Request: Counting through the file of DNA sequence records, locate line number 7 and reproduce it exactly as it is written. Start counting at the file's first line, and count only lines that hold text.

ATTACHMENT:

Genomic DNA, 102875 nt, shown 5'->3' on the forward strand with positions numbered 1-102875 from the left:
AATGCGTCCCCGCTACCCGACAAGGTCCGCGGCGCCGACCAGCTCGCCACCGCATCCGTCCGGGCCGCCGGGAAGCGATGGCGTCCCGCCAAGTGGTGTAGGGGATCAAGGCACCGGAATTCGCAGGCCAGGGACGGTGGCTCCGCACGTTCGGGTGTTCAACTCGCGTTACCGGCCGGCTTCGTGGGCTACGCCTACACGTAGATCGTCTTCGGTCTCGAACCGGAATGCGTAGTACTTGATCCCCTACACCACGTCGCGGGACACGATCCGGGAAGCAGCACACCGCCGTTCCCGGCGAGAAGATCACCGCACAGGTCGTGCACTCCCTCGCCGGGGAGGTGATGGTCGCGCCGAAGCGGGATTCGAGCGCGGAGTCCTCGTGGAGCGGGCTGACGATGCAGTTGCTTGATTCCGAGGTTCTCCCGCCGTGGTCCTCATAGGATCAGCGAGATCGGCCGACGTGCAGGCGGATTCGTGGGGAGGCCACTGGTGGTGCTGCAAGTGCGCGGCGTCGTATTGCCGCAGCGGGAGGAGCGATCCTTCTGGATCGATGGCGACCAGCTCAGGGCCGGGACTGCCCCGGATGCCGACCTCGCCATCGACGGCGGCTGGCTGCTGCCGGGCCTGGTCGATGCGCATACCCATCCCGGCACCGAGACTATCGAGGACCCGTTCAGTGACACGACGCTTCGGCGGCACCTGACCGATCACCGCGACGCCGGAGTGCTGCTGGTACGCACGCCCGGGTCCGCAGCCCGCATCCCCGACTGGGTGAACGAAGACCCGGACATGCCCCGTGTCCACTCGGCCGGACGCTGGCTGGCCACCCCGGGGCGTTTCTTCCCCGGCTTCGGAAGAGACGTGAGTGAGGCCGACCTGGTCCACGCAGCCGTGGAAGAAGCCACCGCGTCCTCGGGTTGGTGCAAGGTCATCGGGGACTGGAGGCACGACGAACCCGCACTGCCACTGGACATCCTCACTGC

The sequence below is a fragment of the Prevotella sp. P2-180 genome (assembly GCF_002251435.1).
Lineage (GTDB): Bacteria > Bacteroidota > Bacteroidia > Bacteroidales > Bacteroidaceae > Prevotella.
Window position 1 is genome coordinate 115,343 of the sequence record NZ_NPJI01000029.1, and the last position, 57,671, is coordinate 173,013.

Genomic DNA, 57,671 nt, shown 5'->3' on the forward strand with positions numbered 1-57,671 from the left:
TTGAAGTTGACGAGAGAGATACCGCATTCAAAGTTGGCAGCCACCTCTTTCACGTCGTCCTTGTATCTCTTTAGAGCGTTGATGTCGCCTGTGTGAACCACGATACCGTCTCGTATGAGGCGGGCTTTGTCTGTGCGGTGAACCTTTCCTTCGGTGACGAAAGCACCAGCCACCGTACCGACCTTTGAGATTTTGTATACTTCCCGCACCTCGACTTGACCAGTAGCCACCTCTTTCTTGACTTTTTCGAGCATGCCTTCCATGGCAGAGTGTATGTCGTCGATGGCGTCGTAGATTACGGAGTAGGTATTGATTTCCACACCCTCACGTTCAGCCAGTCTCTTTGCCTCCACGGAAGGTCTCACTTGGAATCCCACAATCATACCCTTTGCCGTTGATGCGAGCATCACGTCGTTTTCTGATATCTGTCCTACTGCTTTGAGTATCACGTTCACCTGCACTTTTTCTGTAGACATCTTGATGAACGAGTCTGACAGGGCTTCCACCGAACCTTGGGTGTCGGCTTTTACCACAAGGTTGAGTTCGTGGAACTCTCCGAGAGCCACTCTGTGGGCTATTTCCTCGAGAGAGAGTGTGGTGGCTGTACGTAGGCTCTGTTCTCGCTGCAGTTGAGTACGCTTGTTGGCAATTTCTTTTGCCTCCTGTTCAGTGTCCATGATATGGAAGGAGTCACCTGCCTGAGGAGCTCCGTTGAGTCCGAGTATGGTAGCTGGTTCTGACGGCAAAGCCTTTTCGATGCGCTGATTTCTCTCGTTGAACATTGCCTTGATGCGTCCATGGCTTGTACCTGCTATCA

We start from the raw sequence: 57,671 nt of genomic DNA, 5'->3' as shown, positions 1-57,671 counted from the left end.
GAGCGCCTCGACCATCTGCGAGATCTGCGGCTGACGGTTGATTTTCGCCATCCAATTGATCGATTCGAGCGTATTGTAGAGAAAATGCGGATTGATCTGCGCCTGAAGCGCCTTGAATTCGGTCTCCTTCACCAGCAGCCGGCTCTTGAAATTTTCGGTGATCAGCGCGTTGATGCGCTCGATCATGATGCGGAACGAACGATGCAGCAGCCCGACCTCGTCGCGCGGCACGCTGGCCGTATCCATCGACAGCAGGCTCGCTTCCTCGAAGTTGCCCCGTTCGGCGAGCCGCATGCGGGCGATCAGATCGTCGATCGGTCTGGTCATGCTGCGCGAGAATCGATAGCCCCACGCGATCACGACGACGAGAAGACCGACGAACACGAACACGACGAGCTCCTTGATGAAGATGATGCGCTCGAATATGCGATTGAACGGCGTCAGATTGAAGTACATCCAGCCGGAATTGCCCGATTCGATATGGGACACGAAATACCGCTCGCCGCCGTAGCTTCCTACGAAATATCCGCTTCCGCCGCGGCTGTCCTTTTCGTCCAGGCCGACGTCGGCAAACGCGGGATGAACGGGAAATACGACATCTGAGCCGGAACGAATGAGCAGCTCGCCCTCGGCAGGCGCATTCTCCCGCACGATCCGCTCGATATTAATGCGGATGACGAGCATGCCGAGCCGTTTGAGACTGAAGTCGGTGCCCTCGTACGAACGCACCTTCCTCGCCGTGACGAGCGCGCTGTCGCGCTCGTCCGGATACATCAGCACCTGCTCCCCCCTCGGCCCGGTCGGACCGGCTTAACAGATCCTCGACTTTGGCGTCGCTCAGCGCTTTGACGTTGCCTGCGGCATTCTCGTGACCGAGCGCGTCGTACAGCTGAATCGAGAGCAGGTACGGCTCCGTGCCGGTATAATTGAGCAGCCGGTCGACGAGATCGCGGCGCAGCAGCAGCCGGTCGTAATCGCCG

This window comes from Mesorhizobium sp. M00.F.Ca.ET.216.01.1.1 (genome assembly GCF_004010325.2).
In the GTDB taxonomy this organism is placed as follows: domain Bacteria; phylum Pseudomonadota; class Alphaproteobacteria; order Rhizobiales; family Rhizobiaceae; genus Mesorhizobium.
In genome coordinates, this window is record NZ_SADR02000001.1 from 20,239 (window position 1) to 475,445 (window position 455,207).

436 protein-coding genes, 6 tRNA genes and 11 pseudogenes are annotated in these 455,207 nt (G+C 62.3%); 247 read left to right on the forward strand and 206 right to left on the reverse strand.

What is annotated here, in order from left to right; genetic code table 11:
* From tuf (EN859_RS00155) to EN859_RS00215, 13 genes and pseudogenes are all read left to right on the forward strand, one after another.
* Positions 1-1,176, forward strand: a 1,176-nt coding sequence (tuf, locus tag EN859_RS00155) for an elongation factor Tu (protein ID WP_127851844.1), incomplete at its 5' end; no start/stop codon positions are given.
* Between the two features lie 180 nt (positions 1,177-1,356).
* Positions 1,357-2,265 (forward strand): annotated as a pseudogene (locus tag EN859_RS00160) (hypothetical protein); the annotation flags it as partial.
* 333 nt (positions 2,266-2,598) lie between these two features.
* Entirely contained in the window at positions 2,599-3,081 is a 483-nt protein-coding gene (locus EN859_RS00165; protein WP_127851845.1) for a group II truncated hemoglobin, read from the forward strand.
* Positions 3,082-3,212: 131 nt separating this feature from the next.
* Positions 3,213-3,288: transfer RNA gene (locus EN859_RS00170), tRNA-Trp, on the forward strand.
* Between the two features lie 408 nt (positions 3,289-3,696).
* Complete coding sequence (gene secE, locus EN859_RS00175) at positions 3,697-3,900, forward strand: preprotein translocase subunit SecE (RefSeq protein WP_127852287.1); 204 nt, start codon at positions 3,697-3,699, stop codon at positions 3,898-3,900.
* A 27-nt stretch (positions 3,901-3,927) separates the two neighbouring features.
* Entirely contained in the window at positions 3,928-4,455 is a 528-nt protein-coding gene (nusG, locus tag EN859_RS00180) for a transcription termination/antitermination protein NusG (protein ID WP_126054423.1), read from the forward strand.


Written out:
TTGAAGTTGACGAGAGAGATACCGCATTCAAAGTTGGCAGCCACCTCTTTCACGTCGTCCTTGTATCTCTTTAGAGCGTTGATGTCGCCTGTGTGAACCACGATACCGTCTCGTATGAGGCGGGCTTTGTCTGTGCGGTGAACCTTTCCTTCGGTGACGAAAGCACCAGCCACCGTACCGACCTTTGAGATTTTGTATACTTCCCGCACCTCGACTTGACCAGTAGCCACCTCTTTCTTGACTTTTTCGAGCATGCCTTCCATGGCAGAGTGTATGTCGTCGATGGCGTCGTAGATTACGGAGTAGGTATTGATTTCCACACCCTCACGTTCAGCCAGTCTCTTTGCCTCCACGGAAGGTCTCACTTGGAATCCCACAATCATACCCTTTGCCGTTGATGCGAGCATCACGTCGTTTTCTGATATCTGTCCTACTGCTTTGAGTATCACGTTCACCTGCACTTTTTCTGTAGACATCTTGATGAACGAGTCTGACAGGGCTTCCACCGAACCTTGGGTGTCGGCTTTTACCACAAGGTTGAGTTCGTGGAACTCTCCGAGAGCCACTCTGTGGGCTATTTCCTCGAGAGAGAGTGTGGTGGCTGTACGTAGGCTCTGTTCTCGCTGCAGTTGAGTACGCTTGTTGGCAATTTCTTTTGCCTCCTGTTCAGTGTCCATGATATGGAAGGAGTCACCTGCCTGAGGAGCTCCGTTGAGTCCGAGTATGGTAGCTGGTTCTGACGGCAAAGCCTTTTCGATGCGCTGATTTCTCTCGTTGAACATTGCCTTGATGCGTCCATGGCTTGTACCTGCTATCA